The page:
My research primarily employs quantitative and qualitative tools to understand the social and psychological factors influencing human-wildlife interactions. As a researcher with a background in social psychology and quantitative ecology, I purposefully seek to apply various statistical methods and theoretical frameworks from diverse research epistemologies to my studies.
Successful wildlife-associated disease interventions require understanding the complex interactions between wildlife habitats and populations, the humans that use and value them, and the social, economic, and institutional contexts of governance. These efforts are often complicated by the numerous and often conflicting behaviors of interested members of the public, their heterogeneous responses to policy change, and the slow-evolving social conditions that underpin governance systems. Therefore, my research seeks to understand the social context of wildlife disease and how anthropogenic factors influence and interact with ecological ones to influence these dynamics.
Smith, K., Landon, A.C., Fulton, D.C., Schroeder, S.A. & McInenly, E. (2023). Application of the heuristic-systematic model to chronic wasting disease risk perceptions. Society & Natural Resources.
Smith, K. Landon, A.C., Fulton, D.C. (2023). A self-determination approach to understanding leisure identity salience among lapsed hunters in Minnesota. Leisure Sciences.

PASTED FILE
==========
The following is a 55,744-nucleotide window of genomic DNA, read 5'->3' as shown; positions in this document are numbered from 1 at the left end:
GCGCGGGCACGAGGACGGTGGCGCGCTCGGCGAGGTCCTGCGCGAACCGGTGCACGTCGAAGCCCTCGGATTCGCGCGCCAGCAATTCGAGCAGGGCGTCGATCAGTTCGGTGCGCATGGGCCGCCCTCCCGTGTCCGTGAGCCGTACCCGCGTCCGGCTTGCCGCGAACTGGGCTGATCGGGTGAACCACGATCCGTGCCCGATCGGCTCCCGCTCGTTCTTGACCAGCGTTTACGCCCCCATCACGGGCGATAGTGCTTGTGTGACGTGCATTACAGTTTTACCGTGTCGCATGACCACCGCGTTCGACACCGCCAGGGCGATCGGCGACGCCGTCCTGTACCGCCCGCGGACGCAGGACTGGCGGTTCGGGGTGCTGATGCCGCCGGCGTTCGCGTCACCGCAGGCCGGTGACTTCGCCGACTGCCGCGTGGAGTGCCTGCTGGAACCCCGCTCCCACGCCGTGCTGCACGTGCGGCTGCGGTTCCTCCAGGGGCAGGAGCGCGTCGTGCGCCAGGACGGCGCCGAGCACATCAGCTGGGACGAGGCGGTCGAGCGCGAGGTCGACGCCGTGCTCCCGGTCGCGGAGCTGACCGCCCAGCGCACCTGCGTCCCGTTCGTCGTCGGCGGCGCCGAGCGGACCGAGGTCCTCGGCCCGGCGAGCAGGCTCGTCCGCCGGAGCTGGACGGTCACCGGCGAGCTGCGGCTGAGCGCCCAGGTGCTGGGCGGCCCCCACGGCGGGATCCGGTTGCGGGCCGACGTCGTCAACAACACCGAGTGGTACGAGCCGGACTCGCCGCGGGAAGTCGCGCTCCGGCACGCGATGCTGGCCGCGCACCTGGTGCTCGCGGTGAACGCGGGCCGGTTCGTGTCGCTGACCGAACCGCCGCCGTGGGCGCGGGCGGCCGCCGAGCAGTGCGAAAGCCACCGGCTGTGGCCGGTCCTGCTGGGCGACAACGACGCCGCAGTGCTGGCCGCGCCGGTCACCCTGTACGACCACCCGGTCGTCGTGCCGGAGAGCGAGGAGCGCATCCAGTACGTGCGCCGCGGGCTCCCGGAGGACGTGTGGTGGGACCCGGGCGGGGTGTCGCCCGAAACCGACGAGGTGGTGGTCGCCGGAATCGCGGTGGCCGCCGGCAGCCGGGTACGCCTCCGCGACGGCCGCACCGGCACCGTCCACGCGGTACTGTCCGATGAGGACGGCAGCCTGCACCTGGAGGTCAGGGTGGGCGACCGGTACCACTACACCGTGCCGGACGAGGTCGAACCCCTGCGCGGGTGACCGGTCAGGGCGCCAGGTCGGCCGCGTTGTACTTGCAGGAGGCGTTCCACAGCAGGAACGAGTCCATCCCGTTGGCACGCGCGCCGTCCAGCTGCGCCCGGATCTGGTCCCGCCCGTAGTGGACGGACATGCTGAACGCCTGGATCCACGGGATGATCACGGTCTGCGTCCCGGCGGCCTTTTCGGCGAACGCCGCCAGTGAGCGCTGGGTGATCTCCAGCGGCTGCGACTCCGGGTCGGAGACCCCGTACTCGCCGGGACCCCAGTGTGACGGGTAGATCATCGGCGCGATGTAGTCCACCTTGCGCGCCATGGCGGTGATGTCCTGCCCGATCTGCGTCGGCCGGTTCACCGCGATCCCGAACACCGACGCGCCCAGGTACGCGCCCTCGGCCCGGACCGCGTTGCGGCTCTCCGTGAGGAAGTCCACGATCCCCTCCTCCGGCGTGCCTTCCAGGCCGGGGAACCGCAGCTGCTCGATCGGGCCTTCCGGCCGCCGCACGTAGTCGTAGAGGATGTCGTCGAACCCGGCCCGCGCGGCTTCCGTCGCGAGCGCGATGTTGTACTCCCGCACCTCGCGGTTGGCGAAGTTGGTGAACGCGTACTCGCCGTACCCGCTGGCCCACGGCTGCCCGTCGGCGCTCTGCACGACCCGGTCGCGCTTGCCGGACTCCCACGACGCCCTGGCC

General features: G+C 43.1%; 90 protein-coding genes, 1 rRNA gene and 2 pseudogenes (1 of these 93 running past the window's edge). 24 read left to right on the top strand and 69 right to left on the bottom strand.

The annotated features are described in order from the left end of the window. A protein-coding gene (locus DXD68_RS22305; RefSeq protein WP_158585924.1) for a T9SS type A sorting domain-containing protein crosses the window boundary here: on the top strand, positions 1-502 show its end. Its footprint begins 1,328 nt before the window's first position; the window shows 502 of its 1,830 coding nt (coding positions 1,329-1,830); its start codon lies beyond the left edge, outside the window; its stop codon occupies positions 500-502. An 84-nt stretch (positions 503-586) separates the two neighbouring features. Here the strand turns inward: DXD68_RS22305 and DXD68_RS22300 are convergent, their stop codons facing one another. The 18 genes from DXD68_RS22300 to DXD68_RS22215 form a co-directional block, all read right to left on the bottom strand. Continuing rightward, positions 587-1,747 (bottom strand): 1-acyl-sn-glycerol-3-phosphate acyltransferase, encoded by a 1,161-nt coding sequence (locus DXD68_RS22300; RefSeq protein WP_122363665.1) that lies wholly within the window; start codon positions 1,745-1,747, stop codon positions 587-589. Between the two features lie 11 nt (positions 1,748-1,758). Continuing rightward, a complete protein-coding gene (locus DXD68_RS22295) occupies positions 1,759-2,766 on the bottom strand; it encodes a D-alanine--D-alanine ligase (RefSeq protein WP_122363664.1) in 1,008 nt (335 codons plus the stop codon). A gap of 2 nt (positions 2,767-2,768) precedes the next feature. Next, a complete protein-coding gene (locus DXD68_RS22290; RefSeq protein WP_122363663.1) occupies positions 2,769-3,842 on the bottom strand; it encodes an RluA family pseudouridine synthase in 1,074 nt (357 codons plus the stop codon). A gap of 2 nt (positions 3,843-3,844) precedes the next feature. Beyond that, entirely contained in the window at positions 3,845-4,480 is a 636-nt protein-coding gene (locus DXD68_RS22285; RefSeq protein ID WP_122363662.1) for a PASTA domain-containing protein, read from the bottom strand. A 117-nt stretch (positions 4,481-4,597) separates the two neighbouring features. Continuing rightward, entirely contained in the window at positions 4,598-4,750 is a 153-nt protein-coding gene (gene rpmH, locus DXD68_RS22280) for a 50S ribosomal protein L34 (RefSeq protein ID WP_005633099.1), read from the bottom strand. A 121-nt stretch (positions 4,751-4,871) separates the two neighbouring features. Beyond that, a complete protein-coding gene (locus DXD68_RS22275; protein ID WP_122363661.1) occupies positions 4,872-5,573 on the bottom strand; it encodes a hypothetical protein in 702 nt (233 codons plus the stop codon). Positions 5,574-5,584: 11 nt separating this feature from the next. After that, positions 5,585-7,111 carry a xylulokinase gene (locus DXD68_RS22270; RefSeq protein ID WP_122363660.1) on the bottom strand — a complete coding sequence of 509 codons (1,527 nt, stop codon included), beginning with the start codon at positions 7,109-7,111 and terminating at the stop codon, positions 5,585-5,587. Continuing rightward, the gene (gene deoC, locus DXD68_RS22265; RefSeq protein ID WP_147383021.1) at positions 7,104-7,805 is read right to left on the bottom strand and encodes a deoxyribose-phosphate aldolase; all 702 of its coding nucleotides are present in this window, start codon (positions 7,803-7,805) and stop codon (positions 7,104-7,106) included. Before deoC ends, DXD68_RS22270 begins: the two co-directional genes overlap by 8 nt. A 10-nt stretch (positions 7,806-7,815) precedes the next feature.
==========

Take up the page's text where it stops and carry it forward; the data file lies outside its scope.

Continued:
Smith, K., Faust, R., Landon. A.C. (2023) The Role of Behavior Accessibility and Individual Risk Perceptions in Chronic Wasting Disease Risk Mitigation Behaviors among Minnesota Deer Hunters. Human Dimensions of Wildlife
Smith, K., Landon. A.C., Fulton, D.C., Kyle, G. (2023, in review) Self-determination theory as an alternate conceptual foundation for motivation in natural resource recreation. Human Dimensions of Wildlife.
Smith, K., Boley, B.B., DeAngelo, G. (2023, in review). The Application of Self-Determination Theory to Enhance Wildlife Disease Risk Communication. Journal of Wildlife Disease.
Smith, K., Schroeder, S.A., Landon, A. C., Cornicelli, L., McInenly, L. E., & Fulton, D. C. (2021). A replication of proximity to chronic wasting disease, perceived risk, and social trust in managing agency between hunters in Minnesota and Illinois. Human Dimensions of Wildlife, 26(5), 503-506.
Education and background
- PhD, Conservation Science, University of Minnesota 2022
- Msc., Quantitative Ecology, University of Glasgow, 2018
- Postdoctoral Research Associate, University of Georgia